Benchmarking foolishness

Discussion in 'Economics' started by 1prometheus, Feb 17, 2011.

  1. Today we have the phenomenon where the logic of benchmarking has run rampant.

    As the consultants have failed to add value in most every other area, they now seem obsessed with benchmarks and doing statistical analysis to uncover "sources of return" and "deviations from the benchmark".

    More and more I question the wisdom of this approach. It is clear to me that a large portion of stock valuation is flimflam, hot air, and old fashioned hype. A committee of bureaucrats select a bunch of stocks, then supposedly this is somehow relevant to the individual investor? The problem is it does not consider the "WHY" of things. Is the benchmark hot because of a bubble sector? Irrational investor flows?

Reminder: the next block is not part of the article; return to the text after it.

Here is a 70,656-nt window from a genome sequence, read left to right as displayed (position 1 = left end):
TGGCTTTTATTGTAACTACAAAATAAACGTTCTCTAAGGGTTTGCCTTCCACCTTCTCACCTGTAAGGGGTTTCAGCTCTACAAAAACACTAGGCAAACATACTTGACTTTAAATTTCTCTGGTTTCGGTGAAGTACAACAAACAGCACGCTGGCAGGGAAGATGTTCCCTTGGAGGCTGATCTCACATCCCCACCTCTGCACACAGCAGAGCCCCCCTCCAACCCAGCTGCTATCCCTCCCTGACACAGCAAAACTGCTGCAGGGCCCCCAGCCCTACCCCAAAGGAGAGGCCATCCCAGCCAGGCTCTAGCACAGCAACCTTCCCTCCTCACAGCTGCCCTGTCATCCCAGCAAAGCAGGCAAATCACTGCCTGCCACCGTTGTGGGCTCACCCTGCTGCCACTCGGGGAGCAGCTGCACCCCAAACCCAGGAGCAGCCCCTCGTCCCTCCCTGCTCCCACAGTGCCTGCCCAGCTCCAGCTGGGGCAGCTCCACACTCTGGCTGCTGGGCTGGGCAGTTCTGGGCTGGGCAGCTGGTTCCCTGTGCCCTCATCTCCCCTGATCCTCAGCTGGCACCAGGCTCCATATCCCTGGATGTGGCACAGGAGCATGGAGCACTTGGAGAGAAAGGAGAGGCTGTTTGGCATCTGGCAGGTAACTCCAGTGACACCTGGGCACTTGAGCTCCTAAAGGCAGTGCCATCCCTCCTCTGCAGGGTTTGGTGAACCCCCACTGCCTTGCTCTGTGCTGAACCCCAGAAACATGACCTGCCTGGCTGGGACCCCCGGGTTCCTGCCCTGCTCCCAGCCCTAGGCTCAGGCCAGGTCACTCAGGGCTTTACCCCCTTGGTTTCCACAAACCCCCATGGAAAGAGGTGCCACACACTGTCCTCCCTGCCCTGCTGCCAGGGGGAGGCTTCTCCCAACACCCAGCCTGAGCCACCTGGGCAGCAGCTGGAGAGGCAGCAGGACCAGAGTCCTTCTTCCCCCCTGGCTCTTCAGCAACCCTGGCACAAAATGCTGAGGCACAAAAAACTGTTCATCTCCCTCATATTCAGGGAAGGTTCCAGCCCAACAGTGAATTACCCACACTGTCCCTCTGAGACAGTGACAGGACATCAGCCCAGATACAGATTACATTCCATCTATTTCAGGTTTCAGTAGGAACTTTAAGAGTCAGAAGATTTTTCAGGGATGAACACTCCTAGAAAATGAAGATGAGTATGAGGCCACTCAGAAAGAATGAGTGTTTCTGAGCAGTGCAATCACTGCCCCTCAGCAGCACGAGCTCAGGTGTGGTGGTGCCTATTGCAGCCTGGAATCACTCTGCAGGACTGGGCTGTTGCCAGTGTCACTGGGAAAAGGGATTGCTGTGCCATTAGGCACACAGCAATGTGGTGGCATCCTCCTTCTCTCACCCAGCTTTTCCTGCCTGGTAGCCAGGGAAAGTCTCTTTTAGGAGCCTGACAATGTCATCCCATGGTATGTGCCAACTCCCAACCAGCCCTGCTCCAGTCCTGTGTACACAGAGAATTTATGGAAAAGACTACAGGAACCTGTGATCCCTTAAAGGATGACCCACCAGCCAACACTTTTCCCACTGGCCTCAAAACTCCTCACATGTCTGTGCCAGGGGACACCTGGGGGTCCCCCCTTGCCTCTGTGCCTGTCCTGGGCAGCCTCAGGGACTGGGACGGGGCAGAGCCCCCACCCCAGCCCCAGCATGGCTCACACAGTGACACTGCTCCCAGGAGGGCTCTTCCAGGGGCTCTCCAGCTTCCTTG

Then you have the alternative asset benchmarks. Have they ever fully owned up to the survivorship bias issue? The way investors tend to time withdraws/addition of capital so as to assure a loss? I doubt it.

    The solution for anyone who is willing to think is to ignore benchmarks. A trading strategy needs to make money by independent criteria that are relevant to you, based on your best knowledge and efforts.

    long term Stock portfolios should be created of the best stocks at the best value you can find in the marketplace, with reasonable diversification to account for error. Ignore the hype stocks or leave them for your short term trading account.

    Benchmarking obsession: Another layer of "follow the other guy" hindsight bias created by the consultant industry so they can once again charge more fees for hardly doing anything, and absolutely nothing that helps investors.

    Anyone agree/disagree?